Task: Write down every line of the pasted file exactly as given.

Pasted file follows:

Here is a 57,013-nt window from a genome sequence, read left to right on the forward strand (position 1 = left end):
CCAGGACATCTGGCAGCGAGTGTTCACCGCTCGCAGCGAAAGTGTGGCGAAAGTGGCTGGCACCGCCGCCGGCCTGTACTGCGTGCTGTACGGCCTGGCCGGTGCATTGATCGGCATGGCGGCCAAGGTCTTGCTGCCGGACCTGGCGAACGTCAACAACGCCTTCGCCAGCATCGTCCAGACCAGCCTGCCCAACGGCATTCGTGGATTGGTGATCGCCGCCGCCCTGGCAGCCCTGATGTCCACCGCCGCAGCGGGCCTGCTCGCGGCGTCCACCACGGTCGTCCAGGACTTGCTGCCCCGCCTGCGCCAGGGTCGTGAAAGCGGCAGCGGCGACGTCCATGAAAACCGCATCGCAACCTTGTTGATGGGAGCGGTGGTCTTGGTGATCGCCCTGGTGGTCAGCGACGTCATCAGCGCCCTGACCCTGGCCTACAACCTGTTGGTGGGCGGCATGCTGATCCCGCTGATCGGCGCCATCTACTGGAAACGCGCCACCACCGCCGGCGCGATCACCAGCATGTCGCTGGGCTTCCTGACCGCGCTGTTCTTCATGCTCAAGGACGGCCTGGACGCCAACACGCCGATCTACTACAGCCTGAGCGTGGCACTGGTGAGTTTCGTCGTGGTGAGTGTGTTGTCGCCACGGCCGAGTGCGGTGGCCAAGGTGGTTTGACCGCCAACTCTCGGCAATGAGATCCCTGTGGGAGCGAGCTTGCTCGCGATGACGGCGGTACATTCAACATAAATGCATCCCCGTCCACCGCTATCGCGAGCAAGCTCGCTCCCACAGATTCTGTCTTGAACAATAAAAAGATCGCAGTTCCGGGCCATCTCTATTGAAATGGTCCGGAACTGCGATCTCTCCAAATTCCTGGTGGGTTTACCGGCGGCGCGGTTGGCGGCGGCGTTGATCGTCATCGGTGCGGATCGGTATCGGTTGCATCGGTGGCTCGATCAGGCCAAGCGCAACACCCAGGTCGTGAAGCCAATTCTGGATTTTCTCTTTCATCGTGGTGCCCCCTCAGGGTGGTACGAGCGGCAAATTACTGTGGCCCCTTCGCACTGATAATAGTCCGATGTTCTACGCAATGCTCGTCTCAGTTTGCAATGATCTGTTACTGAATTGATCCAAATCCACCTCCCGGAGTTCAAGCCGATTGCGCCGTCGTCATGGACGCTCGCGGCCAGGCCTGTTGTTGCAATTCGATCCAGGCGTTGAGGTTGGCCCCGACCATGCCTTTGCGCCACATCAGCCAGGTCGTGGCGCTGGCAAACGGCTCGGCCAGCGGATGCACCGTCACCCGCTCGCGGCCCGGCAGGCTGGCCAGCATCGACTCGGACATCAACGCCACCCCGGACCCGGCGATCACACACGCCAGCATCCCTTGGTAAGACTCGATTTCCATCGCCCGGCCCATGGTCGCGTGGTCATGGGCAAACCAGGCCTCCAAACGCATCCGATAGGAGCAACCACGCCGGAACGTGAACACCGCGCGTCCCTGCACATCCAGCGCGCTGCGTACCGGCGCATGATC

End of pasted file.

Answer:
Here is a 57,013-nt window from a genome sequence, read left to right on the forward strand (position 1 = left end):
CCAGGACATCTGGCAGCGAGTGTTCACCGCTCGCAGCGAAAGTGTGGCGAAAGTGGCTGGCACCGCCGCCGGCCTGTACTGCGTGCTGTACGGCCTGGCCGGTGCATTGATCGGCATGGCGGCCAAGGTCTTGCTGCCGGACCTGGCGAACGTCAACAACGCCTTCGCCAGCATCGTCCAGACCAGCCTGCCCAACGGCATTCGTGGATTGGTGATCGCCGCCGCCCTGGCAGCCCTGATGTCCACCGCCGCAGCGGGCCTGCTCGCGGCGTCCACCACGGTCGTCCAGGACTTGCTGCCCCGCCTGCGCCAGGGTCGTGAAAGCGGCAGCGGCGACGTCCATGAAAACCGCATCGCAACCTTGTTGATGGGAGCGGTGGTCTTGGTGATCGCCCTGGTGGTCAGCGACGTCATCAGCGCCCTGACCCTGGCCTACAACCTGTTGGTGGGCGGCATGCTGATCCCGCTGATCGGCGCCATCTACTGGAAACGCGCCACCACCGCCGGCGCGATCACCAGCATGTCGCTGGGCTTCCTGACCGCGCTGTTCTTCATGCTCAAGGACGGCCTGGACGCCAACACGCCGATCTACTACAGCCTGAGCGTGGCACTGGTGAGTTTCGTCGTGGTGAGTGTGTTGTCGCCACGGCCGAGTGCGGTGGCCAAGGTGGTTTGACCGCCAACTCTCGGCAATGAGATCCCTGTGGGAGCGAGCTTGCTCGCGATGACGGCGGTACATTCAACATAAATGCATCCCCGTCCACCGCTATCGCGAGCAAGCTCGCTCCCACAGATTCTGTCTTGAACAATAAAAAGATCGCAGTTCCGGGCCATCTCTATTGAAATGGTCCGGAACTGCGATCTCTCCAAATTCCTGGTGGGTTTACCGGCGGCGCGGTTGGCGGCGGCGTTGATCGTCATCGGTGCGGATCGGTATCGGTTGCATCGGTGGCTCGATCAGGCCAAGCGCAACACCCAGGTCGTGAAGCCAATTCTGGATTTTCTCTTTCATCGTGGTGCCCCCTCAGGGTGGTACGAGCGGCAAATTACTGTGGCCCCTTCGCACTGATAATAGTCCGATGTTCTACGCAATGCTCGTCTCAGTTTGCAATGATCTGTTACTGAATTGATCCAAATCCACCTCCCGGAGTTCAAGCCGATTGCGCCGTCGTCATGGACGCTCGCGGCCAGGCCTGTTGTTGCAATTCGATCCAGGCGTTGAGGTTGGCCCCGACCATGCCTTTGCGCCACATCAGCCAGGTCGTGGCGCTGGCAAACGGCTCGGCCAGCGGATGCACCGTCACCCGCTCGCGGCCCGGCAGGCTGGCCAGCATCGACTCGGACATCAACGCCACCCCGGACCCGGCGATCACACACGCCAGCATCCCTTGGTAAGACTCGATTTCCATCGCCCGGCCCATGGTCGCGTGGTCATGGGCAAACCAGGCCTCCAAACGCATCCGATAGGAGCAACCACGCCGGAACGTGAACACCGCGCGTCCCTGCACATCCAGCGCGCTGCGTACCGGCGCATGATC